TRIMMING YOUR NEIGHBOR’S TREES
Many property disputes arise from trees. Typically, but not always, you are allowed to trim the branches of a neighbor’s tree that extend over onto your property. The exception is if the trimming affects the overall health of the tree.
If a tree’s trunk is located on both sides of the property line, the situation becomes more complex. Although there is no Washington case on this particular issue, decisions from other states have held that you are co-owners of the tree, and you have to agree on any action affecting the tree. Finally, there is probably nothing that you can do if a neighbor’s tree is shedding on your property. That’s just something you have to live with in the Pacific Northwest.
DAMAGE FROM TREES
If a tree overhangs a neighbor’s property, it may pose risk of injury or damage. A tree that isn’t trimmed properly can block a neighbor’s scenic view. In Washington, the law protects property owners from tree-related damage.
- If your property is damaged by a neighbor’s tree, you may be entitled to recover compensation for the damage, depending on the situation.
- If someone damages your tree, you can recover actual damages, meaning what you paid for the tree or what it would cost to replace the tree. In addition, if the damage inflicted on your tree was deliberate, rather than accidental, you may sue for triple actual damages.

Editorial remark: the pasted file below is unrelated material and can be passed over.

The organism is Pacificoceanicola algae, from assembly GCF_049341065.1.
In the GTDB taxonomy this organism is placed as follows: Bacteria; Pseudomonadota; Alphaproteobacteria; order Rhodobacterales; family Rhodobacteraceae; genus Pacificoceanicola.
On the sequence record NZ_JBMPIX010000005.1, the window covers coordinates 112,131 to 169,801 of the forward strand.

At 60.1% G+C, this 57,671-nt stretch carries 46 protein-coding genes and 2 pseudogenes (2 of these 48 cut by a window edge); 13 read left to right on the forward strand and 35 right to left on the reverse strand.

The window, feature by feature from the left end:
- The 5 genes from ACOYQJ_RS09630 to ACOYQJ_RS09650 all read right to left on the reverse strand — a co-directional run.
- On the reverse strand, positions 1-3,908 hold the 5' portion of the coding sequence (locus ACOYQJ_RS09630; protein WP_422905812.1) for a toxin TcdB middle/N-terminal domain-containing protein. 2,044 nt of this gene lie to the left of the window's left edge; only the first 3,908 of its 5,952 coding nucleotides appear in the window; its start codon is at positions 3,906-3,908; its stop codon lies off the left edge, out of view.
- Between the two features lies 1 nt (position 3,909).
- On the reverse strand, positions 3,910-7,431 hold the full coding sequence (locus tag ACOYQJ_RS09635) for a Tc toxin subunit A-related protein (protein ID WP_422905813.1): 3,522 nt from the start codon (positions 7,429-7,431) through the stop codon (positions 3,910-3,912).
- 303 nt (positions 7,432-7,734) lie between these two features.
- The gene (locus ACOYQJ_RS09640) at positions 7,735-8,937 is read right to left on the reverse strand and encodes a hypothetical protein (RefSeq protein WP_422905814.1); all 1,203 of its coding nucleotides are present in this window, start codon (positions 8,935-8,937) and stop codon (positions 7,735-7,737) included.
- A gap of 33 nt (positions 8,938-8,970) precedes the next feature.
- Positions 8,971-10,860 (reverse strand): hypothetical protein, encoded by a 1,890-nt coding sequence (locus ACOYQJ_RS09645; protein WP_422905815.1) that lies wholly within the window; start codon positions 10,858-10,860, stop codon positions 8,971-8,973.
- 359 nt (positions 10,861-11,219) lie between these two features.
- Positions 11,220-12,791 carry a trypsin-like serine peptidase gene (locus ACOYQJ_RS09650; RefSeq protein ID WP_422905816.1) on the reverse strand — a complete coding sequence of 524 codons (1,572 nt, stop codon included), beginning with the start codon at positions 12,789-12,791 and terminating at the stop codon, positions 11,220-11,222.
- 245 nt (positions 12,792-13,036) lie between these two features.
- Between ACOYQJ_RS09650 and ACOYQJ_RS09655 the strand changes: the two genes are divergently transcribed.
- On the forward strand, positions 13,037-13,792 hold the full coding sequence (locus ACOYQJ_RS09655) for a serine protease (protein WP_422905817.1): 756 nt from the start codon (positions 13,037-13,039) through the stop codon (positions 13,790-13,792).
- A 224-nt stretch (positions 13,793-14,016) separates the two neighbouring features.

IF A NEIGHBOR’S TREE DAMAGES YOUR PROPERTY
A tree owner is responsible for damage caused by his tree if his failure to maintain the tree contributed to the damage. Specifically:
- If a neighbor allows a tree to grow onto your property to the extent that it uproots a fence, that would be considered an encroachment onto your property. The tree owner would be required to remove the offending tree and compensate you for replacing the fence.
- If all or part of a neighbor’s tree falls on your property, the neighbor may or may not be responsible for damages to your property.
- If the damage was solely the result of a storm or act of God, not due to any neglect on the part of the owner, the tree owner will not be responsible as the damage could not have been foreseen. In this case, your homeowners’ insurance would be responsible for your damages.
- If, however, the tree was in poor health or a limb appeared precarious and the owner failed to properly maintain the tree, the owner may well be responsible for resulting damage when the tree or a limb falls, even if this happens during a storm.
- Leaves, bean pods, or acorns which fall from a neighbor’s tree and end up on your property are considered a natural occurrence and are your responsibility. The law would not regard this tree debris as “damage.”
You do not have to wait around to become a victim of your neighbor’s tree. In every state, homeowners have the right to remove branches and roots that stray from a neighbor’s tree onto their property. In other words, if a limb from your neighbor’s tree is overhanging your property and you fear it may fall and cause you damage, you can preemptively cut the limb. However, in order to take advantage of the protections afforded you under the law, you must first follow certain procedures.